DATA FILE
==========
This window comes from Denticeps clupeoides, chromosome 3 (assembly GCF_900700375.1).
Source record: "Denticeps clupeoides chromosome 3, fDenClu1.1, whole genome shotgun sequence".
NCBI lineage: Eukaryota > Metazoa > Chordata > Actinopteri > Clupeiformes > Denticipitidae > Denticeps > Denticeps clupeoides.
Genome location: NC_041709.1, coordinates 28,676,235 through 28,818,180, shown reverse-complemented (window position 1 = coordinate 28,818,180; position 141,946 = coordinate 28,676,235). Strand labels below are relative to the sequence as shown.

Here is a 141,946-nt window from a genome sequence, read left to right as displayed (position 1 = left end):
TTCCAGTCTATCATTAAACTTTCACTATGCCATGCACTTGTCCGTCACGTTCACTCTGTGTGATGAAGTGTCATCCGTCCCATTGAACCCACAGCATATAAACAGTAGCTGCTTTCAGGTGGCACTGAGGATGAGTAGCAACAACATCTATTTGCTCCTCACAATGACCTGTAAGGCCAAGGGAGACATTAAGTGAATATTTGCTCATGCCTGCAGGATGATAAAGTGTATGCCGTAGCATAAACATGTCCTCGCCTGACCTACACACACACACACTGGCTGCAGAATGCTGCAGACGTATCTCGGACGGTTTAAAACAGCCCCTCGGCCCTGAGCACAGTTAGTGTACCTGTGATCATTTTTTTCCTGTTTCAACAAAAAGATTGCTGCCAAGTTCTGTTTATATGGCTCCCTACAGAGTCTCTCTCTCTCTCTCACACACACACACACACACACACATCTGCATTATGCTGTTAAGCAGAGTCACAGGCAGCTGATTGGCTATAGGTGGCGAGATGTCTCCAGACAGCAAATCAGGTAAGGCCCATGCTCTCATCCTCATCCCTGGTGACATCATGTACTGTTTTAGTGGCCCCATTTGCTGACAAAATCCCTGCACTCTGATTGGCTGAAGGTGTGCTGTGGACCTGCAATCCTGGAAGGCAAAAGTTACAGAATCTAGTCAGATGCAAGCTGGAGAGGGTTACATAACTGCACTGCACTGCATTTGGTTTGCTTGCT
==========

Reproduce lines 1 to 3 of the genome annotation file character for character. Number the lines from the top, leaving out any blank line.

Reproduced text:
This window comes from Denticeps clupeoides, chromosome 3 (assembly GCF_900700375.1).
Source record: "Denticeps clupeoides chromosome 3, fDenClu1.1, whole genome shotgun sequence".
NCBI lineage: Eukaryota > Metazoa > Chordata > Actinopteri > Clupeiformes > Denticipitidae > Denticeps > Denticeps clupeoides.